Counting the Cost
Counting the Cost
The phrase "Follow Me" encompasses the call and the following conflict of discipleship. It also reveals the cost of discipleship. Jesus began his ministry, seeking out followers that he would teach and train to spread the message of salvation after his ascension into heaven. His spiritual instruction was later accompanied by a cost that led the apostles to many adversities. Of the twelve apostles, all but one was martyred for their refusal to deny Jesus Christ. Indeed, the apostles fulfilled the initial calling of "Follow Me."
The mission of Jesus was fulfilled on the cross when he gave up his life as a living sacrifice for all of humanity. He paved the way that all believers should be prepared to walk in and pattern their life after. Ultimately, following Jesus will always lead to the cross; this is the cost of true discipleship. In his parable on discipleship, Jesus warned those who pursued after him to count the cost, “For which of you, intending to build a tower, sitteth not down first, and counteth the cost, whether he have sufficient to finish it? Lest haply, after he hath laid the foundation, and is not able to finish it, all that behold it begin to mock him, Saying, This man began to build and was not able to finish” (Luke 14:28). The man was unable to complete the tower, not for the lack of resources but lack of will. Jesus concludes his parable with the statement, “So likewise, whosoever he be of you that forsaketh not all that he hath, he cannot be my disciple.” The conclusion indicates that the builder had more to offer but refused to give it. The builder held onto his resources because he was not prepared to give all. Practically, a disciple must be prepared to give all. To be a disciple is more than church attendance; it is the awareness that following Jesus may cost the disciple some social relations. When following Jesus there will be some that are offended; they will ostracize a disciple and show contempt for them. Thus, all disciples must count the cost beyond time on a Sunday morning, but in all areas of life.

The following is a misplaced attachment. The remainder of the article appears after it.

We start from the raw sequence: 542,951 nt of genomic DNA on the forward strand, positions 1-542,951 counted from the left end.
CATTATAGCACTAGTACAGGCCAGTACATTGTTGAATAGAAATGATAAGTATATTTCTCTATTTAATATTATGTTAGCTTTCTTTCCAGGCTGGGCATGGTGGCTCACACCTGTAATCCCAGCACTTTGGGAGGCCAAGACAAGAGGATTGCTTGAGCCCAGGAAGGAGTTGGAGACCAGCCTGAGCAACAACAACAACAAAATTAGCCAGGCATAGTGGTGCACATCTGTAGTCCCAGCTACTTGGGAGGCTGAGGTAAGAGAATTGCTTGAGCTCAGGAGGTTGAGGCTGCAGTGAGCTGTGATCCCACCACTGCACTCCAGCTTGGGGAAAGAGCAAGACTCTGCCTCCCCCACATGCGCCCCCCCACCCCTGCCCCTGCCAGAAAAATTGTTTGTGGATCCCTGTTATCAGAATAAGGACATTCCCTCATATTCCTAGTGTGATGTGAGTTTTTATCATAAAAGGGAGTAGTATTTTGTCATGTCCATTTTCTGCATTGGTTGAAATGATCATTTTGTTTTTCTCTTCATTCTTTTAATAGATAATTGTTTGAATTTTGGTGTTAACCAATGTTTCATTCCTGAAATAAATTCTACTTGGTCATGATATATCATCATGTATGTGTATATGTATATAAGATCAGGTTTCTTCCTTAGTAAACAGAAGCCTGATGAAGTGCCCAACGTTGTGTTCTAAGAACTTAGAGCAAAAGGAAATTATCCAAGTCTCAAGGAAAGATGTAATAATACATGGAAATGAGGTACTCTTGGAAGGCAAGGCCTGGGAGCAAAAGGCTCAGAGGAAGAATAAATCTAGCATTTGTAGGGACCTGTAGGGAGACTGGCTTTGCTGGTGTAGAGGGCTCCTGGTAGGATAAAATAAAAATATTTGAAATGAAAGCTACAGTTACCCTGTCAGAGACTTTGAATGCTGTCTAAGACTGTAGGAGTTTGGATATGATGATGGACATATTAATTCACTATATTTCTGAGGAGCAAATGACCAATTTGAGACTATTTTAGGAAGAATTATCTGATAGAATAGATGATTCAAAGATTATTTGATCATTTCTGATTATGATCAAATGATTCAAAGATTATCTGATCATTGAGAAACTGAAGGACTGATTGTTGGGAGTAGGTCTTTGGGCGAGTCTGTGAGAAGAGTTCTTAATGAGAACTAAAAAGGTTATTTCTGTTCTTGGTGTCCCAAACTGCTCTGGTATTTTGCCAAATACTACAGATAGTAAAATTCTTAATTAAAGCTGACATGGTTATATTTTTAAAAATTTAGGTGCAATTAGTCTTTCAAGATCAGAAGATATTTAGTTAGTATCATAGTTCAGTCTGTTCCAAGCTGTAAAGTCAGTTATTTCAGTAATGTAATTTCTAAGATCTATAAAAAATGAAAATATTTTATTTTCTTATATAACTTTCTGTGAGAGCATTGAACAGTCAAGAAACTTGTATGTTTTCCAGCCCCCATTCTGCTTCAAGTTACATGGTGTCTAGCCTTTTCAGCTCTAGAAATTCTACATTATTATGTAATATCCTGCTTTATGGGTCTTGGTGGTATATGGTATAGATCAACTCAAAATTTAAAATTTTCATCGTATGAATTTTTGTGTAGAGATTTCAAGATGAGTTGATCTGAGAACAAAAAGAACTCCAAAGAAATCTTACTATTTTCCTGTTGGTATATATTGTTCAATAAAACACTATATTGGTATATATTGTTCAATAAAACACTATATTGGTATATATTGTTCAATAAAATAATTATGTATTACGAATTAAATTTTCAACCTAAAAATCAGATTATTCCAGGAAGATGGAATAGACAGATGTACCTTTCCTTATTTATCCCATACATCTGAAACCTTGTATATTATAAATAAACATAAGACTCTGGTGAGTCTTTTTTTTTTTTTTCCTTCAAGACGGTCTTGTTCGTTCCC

The third characteristic of discipleship is sacrifice. Jesus said, “If any man will come after me, let him deny himself, and take up his cross daily, and follow me” (Luke 9:23). True discipleship will always follow the same path of Jesus Christ, which ends with the cross. The cross is synonymous with sacrifice. To take up one’s cross is a figure of speech alluding to a person daily committing themselves to a life of sacrifice. What is a disciple sacrificing daily? A follower of Jesus Christ willingly surrenders their life (i.e., desires, relationships, goals, interests) for the sake of the Gospel.
To sacrifice one’s desires doesn’t mean to disregard goals, interests, and relationships. It means, as a disciple of Jesus Christ, an individual must prioritize and emphasize God’s will before anything else. By placing God first, it establishes a point of reference by which all relationships, activities, and desires are examined to ensure they fit God’s plan for one’s life. When a person sets the kingdom of God first in their life by sacrificing their will, the Bible states that “all things will be given to you also” (Matt. 6:33 AMP).